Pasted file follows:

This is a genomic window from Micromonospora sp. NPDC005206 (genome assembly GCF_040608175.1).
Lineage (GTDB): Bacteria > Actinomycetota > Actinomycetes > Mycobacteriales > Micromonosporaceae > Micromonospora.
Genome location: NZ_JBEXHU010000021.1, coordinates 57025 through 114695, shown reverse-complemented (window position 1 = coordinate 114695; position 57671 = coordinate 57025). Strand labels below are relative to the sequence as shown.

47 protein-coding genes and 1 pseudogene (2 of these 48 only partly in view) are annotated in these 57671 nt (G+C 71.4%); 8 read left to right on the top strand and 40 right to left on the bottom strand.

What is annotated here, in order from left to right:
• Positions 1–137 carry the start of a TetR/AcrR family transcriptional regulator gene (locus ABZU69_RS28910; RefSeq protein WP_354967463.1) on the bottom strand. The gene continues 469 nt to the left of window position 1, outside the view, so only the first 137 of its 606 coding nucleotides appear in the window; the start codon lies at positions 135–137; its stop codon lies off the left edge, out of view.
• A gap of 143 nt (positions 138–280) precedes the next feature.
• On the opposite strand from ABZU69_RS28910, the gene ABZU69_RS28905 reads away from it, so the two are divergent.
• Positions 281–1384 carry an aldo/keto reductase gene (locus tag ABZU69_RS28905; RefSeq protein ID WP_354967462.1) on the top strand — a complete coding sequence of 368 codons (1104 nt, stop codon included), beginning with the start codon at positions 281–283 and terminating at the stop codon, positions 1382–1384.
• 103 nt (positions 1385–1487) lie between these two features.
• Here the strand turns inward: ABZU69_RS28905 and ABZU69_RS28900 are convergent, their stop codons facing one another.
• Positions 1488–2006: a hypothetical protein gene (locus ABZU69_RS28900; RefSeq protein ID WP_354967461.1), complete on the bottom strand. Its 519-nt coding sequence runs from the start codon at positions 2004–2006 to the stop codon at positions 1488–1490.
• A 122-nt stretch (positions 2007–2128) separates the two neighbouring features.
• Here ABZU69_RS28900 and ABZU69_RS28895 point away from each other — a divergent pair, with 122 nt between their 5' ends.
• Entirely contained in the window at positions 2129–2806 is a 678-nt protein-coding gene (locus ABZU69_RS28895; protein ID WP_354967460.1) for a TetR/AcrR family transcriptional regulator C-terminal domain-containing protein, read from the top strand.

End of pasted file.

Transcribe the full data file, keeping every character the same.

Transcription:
This is a genomic window from Micromonospora sp. NPDC005206 (genome assembly GCF_040608175.1).
Lineage (GTDB): Bacteria > Actinomycetota > Actinomycetes > Mycobacteriales > Micromonosporaceae > Micromonospora.
Genome location: NZ_JBEXHU010000021.1, coordinates 57025 through 114695, shown reverse-complemented (window position 1 = coordinate 114695; position 57671 = coordinate 57025). Strand labels below are relative to the sequence as shown.

47 protein-coding genes and 1 pseudogene (2 of these 48 only partly in view) are annotated in these 57671 nt (G+C 71.4%); 8 read left to right on the top strand and 40 right to left on the bottom strand.

What is annotated here, in order from left to right:
• Positions 1–137 carry the start of a TetR/AcrR family transcriptional regulator gene (locus ABZU69_RS28910; RefSeq protein WP_354967463.1) on the bottom strand. The gene continues 469 nt to the left of window position 1, outside the view, so only the first 137 of its 606 coding nucleotides appear in the window; the start codon lies at positions 135–137; its stop codon lies off the left edge, out of view.
• A gap of 143 nt (positions 138–280) precedes the next feature.
• On the opposite strand from ABZU69_RS28910, the gene ABZU69_RS28905 reads away from it, so the two are divergent.
• Positions 281–1384 carry an aldo/keto reductase gene (locus tag ABZU69_RS28905; RefSeq protein ID WP_354967462.1) on the top strand — a complete coding sequence of 368 codons (1104 nt, stop codon included), beginning with the start codon at positions 281–283 and terminating at the stop codon, positions 1382–1384.
• 103 nt (positions 1385–1487) lie between these two features.
• Here the strand turns inward: ABZU69_RS28905 and ABZU69_RS28900 are convergent, their stop codons facing one another.
• Positions 1488–2006: a hypothetical protein gene (locus ABZU69_RS28900; RefSeq protein ID WP_354967461.1), complete on the bottom strand. Its 519-nt coding sequence runs from the start codon at positions 2004–2006 to the stop codon at positions 1488–1490.
• A 122-nt stretch (positions 2007–2128) separates the two neighbouring features.
• Here ABZU69_RS28900 and ABZU69_RS28895 point away from each other — a divergent pair, with 122 nt between their 5' ends.
• Entirely contained in the window at positions 2129–2806 is a 678-nt protein-coding gene (locus ABZU69_RS28895; protein ID WP_354967460.1) for a TetR/AcrR family transcriptional regulator C-terminal domain-containing protein, read from the top strand.